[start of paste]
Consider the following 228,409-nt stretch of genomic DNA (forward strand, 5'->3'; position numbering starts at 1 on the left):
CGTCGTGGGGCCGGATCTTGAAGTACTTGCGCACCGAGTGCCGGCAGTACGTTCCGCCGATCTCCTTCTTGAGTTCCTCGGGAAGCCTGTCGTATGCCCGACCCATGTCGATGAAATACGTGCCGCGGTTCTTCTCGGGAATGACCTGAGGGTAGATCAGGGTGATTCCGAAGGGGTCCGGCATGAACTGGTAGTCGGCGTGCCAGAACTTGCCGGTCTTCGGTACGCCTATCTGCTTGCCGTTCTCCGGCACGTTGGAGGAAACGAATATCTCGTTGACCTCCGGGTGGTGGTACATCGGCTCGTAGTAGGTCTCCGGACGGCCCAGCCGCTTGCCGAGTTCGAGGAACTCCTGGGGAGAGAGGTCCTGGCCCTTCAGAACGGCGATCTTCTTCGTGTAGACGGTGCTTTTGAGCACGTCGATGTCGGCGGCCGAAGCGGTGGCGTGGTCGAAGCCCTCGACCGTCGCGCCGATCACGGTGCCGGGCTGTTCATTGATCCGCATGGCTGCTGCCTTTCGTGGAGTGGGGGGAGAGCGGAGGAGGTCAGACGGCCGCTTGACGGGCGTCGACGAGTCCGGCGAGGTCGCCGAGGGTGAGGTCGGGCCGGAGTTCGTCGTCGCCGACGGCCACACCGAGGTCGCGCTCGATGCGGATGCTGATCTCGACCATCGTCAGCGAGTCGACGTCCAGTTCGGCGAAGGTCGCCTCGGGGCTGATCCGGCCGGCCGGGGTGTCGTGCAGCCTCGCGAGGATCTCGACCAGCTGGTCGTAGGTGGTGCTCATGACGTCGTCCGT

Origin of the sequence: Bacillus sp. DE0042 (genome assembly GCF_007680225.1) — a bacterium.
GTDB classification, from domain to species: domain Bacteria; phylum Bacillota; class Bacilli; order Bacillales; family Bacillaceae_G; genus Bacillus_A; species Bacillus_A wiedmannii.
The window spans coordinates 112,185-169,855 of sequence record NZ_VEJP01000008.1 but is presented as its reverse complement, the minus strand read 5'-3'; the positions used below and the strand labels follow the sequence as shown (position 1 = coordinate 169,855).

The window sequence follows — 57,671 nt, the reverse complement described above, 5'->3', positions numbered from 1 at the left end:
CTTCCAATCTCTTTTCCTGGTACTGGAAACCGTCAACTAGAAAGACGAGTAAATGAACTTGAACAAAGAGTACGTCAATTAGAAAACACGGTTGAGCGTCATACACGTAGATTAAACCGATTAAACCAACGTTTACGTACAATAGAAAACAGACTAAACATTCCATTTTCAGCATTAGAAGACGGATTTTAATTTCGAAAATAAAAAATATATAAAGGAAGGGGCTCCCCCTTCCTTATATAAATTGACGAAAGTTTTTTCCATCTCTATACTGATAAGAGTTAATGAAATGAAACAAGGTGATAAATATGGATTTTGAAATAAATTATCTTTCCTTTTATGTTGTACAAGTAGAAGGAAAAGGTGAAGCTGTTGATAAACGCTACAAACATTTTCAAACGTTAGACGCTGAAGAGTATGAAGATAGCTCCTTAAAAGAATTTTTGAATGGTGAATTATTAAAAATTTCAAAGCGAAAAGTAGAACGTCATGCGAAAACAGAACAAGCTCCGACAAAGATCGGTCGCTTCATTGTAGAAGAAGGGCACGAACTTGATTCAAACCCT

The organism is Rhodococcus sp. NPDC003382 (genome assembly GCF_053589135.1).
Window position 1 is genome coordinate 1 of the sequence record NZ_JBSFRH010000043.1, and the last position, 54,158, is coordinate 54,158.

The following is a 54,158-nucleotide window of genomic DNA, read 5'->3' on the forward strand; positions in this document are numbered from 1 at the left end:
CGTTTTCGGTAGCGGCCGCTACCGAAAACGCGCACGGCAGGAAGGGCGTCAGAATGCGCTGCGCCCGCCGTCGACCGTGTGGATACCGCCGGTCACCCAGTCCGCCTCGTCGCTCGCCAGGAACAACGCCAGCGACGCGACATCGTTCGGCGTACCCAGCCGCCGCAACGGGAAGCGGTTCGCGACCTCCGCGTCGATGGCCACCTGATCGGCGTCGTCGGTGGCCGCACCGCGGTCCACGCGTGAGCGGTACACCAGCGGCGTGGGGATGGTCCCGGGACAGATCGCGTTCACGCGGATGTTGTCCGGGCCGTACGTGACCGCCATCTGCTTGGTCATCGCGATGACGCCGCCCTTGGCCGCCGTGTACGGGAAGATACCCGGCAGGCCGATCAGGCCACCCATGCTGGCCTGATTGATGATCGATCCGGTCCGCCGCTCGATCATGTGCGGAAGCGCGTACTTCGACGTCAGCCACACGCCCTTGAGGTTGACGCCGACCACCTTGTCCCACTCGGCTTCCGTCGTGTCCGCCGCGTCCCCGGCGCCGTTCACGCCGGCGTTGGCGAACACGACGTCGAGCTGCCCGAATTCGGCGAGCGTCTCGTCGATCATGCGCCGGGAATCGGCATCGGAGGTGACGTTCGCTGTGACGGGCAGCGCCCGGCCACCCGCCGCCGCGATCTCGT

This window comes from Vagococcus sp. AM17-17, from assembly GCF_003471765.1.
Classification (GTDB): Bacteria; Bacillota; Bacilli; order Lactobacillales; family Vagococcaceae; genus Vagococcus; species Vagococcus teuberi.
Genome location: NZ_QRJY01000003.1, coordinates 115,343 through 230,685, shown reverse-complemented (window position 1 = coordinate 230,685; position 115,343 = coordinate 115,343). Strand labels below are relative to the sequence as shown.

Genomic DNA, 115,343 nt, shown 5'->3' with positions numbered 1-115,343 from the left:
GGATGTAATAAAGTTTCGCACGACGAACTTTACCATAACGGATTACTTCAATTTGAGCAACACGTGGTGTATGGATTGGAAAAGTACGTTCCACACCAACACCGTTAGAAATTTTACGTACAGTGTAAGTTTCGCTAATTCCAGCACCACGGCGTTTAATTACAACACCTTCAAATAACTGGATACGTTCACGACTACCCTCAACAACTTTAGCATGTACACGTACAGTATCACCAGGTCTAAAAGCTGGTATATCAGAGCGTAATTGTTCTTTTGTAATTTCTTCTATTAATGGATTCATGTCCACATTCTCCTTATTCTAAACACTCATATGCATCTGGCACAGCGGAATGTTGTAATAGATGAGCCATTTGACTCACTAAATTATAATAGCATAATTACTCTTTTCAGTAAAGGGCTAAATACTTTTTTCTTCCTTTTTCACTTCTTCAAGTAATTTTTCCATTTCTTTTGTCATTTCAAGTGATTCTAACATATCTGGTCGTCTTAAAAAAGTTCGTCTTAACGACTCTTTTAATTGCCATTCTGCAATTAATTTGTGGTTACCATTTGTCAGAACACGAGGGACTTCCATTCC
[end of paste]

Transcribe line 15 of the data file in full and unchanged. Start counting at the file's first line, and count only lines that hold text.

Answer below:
Genomic DNA, 115,343 nt, shown 5'->3' with positions numbered 1-115,343 from the left: